Skip to content

Our Privacy Statement & Cookie Policy

All Thomson Reuters websites use cookies to improve your online experience. They were placed on your computer when you launched this website. You can change your cookie settings through your browser.

Practice Management

Why law firms turn a blind eye to succession planning

· 5 minute read

· 5 minute read

Planning for the retirement or unexpected departure of attorneys at your firm can be a tough conversation that is often put off by firm leadership. Although succession planning discussions can be complicated and sometimes difficult, the topic is essential to the long-term health of the firm. The fact of the matter is that many firms are not prepared. Even if the firm is established and successful, it is not uncommon for them to have little to no preparation for the loss of a key member. While every situation is different, there are a few common reasons attorneys use for putting off retirement and, as a result, firms implementing a succession plan.

Why attorneys hesitate to discuss succession planning

Without working in the legal industry, it is hard to comprehend the amount of work and energy that goes into an average case. The nature of an attorney’s work makes an almost emotional connection to cases, clients, and firms nearly inevitable. These connections frequently expand into work in the community that gives the attorney a sense of purpose. One reason lawyers can be hesitant to retire is the professional identity they have created and sustained throughout their careers. They can spend a lifetime building relationships with clients and the firm, and they can be reluctant to give them up. At this point, the career they have built gives them purpose and confirmation that they are making a difference. Additionally, practicing law may take up most of their time, and other interests likely had to wait.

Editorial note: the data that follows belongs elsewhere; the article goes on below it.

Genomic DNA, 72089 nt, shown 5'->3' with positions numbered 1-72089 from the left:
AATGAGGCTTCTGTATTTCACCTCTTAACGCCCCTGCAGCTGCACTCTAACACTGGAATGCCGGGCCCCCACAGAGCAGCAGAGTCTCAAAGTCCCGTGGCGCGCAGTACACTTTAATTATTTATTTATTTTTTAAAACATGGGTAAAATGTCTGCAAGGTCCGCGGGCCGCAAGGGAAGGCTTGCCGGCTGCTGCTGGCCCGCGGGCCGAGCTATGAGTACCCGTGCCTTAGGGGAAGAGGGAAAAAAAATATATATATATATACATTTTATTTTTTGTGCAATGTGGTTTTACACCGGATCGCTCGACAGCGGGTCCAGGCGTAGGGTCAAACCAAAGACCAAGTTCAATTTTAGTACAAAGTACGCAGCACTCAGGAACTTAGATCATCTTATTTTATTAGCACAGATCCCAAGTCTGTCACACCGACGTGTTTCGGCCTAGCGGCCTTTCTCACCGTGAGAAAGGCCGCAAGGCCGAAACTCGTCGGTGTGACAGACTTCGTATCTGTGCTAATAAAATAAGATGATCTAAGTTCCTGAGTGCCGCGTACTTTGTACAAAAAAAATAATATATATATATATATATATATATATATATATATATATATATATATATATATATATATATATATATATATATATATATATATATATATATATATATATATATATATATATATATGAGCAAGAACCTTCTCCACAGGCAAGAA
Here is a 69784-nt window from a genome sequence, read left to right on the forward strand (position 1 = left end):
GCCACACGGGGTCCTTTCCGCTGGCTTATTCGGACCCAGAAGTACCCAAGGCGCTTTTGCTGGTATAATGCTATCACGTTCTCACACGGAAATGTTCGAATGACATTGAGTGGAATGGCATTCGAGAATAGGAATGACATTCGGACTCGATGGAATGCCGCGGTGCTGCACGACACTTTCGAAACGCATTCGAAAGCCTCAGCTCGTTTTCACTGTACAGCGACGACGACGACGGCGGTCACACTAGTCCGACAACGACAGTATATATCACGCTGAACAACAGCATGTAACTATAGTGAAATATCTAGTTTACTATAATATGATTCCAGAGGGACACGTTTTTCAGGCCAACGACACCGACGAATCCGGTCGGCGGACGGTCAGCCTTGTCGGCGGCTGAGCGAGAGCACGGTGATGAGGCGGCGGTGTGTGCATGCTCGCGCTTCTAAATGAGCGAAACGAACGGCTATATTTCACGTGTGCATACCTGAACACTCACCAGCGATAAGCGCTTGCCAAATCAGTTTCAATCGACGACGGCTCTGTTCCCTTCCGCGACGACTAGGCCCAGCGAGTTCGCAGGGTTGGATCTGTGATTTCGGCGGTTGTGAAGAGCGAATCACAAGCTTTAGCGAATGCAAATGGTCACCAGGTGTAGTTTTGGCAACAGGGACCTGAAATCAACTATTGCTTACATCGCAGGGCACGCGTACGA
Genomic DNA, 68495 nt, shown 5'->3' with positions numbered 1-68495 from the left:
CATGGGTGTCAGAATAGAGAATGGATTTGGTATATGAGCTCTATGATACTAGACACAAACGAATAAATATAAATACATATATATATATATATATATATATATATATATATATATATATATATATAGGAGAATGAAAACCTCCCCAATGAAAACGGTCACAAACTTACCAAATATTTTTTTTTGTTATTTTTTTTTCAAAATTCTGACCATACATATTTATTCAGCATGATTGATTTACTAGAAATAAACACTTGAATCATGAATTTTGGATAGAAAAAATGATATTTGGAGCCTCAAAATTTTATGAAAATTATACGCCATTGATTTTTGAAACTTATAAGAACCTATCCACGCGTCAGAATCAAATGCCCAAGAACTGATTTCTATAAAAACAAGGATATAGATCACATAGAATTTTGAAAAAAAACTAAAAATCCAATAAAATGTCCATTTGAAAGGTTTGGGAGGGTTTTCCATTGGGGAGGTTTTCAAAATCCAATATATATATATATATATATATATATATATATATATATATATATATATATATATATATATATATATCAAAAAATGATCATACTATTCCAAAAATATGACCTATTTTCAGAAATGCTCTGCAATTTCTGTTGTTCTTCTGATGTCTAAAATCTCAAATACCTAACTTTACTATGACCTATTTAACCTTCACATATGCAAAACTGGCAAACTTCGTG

The fear of income loss can also cause reluctance. Some lawyers have made enough or have a sufficient pension to retire at 65 or earlier and not be concerned. Others worry about the ability to maintain their standard of living in retirement. It stands to reason that the later people retire, the more money they have saved, and the less they will need for retirement. Many attorneys push off succession planning because they don’t want to think about retirement in the first place. Often, by the time they realize retirement is the right choice, very little preparation has been done to install a successor.

Why firms sometimes avoid succession planning

When it comes to law firms and succession planning, it really comes down to finding the right time to approach the matter. The firm’s disposition on planning can tend to be one of avoidance, despite the knowledge that doing so proactively is the most advantageous way to go about it. The succession planning conversation might be avoided because of the loss of billable hours involved, as an effective plan is likely to take a considerable amount of time for managing partners.

Further, hearing conversations about succession planning may make senior partners feel that they are being forced to exit. If the conversation is not open, honest and respectful, these partners may even take offense if they feel others are suggesting they aren’t as competent as they once were. Many firms are fearful of these conversations causing rifts between existing partners before the succession process ever begins. This, adding on to the reluctance of the departing attorney, is often enough to hinder succession conversations.

Don’t wait to start developing a plan

The solution to all of this is clear. Developing an effective succession plan far in advance of when the firm needs it establishes guidelines to make the process as pain-free as possible and confirms the belief that firm success can be repeated and sustained from one generation to the next. To learn more about succession planning and making the process as easy as possible for all stakeholders, download our white paper: Law firm succession planning: Developing the next generation of leaders.

More answers